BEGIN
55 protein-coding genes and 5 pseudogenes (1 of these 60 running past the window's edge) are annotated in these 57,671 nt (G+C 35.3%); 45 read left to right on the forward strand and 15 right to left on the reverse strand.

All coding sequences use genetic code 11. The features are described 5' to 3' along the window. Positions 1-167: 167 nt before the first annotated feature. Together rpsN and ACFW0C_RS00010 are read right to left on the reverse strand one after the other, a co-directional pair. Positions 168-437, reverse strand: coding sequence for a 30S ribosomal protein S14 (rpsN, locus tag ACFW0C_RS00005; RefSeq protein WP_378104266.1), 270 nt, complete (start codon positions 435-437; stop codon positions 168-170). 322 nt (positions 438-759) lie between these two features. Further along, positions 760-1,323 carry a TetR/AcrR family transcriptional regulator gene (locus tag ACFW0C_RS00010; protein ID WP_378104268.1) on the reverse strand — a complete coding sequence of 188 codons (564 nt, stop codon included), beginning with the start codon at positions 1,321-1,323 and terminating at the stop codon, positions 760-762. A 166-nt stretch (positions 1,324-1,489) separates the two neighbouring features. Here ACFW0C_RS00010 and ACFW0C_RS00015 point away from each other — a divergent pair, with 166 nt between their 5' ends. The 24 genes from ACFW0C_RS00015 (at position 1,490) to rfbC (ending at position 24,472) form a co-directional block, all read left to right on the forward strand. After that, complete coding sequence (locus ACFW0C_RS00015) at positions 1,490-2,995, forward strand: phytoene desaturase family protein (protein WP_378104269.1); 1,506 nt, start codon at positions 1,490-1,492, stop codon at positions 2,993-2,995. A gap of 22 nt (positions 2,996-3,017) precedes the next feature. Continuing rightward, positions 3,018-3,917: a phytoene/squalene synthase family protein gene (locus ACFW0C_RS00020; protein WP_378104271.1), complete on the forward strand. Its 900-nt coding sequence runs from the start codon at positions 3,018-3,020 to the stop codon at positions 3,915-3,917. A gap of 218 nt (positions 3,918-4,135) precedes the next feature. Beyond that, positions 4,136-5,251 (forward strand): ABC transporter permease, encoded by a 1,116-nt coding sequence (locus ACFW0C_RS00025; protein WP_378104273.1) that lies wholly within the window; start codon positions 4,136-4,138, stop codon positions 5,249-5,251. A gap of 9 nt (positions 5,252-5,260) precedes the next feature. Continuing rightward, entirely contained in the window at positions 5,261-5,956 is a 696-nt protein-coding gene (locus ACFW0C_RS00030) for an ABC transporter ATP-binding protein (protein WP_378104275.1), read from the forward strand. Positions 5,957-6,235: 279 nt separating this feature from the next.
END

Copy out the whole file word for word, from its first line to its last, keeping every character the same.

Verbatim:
55 protein-coding genes and 5 pseudogenes (1 of these 60 running past the window's edge) are annotated in these 57,671 nt (G+C 35.3%); 45 read left to right on the forward strand and 15 right to left on the reverse strand.

All coding sequences use genetic code 11. The features are described 5' to 3' along the window. Positions 1-167: 167 nt before the first annotated feature. Together rpsN and ACFW0C_RS00010 are read right to left on the reverse strand one after the other, a co-directional pair. Positions 168-437, reverse strand: coding sequence for a 30S ribosomal protein S14 (rpsN, locus tag ACFW0C_RS00005; RefSeq protein WP_378104266.1), 270 nt, complete (start codon positions 435-437; stop codon positions 168-170). 322 nt (positions 438-759) lie between these two features. Further along, positions 760-1,323 carry a TetR/AcrR family transcriptional regulator gene (locus tag ACFW0C_RS00010; protein ID WP_378104268.1) on the reverse strand — a complete coding sequence of 188 codons (564 nt, stop codon included), beginning with the start codon at positions 1,321-1,323 and terminating at the stop codon, positions 760-762. A 166-nt stretch (positions 1,324-1,489) separates the two neighbouring features. Here ACFW0C_RS00010 and ACFW0C_RS00015 point away from each other — a divergent pair, with 166 nt between their 5' ends. The 24 genes from ACFW0C_RS00015 (at position 1,490) to rfbC (ending at position 24,472) form a co-directional block, all read left to right on the forward strand. After that, complete coding sequence (locus ACFW0C_RS00015) at positions 1,490-2,995, forward strand: phytoene desaturase family protein (protein WP_378104269.1); 1,506 nt, start codon at positions 1,490-1,492, stop codon at positions 2,993-2,995. A gap of 22 nt (positions 2,996-3,017) precedes the next feature. Continuing rightward, positions 3,018-3,917: a phytoene/squalene synthase family protein gene (locus ACFW0C_RS00020; protein WP_378104271.1), complete on the forward strand. Its 900-nt coding sequence runs from the start codon at positions 3,018-3,020 to the stop codon at positions 3,915-3,917. A gap of 218 nt (positions 3,918-4,135) precedes the next feature. Beyond that, positions 4,136-5,251 (forward strand): ABC transporter permease, encoded by a 1,116-nt coding sequence (locus ACFW0C_RS00025; protein WP_378104273.1) that lies wholly within the window; start codon positions 4,136-4,138, stop codon positions 5,249-5,251. A gap of 9 nt (positions 5,252-5,260) precedes the next feature. Continuing rightward, entirely contained in the window at positions 5,261-5,956 is a 696-nt protein-coding gene (locus ACFW0C_RS00030) for an ABC transporter ATP-binding protein (protein WP_378104275.1), read from the forward strand. Positions 5,957-6,235: 279 nt separating this feature from the next.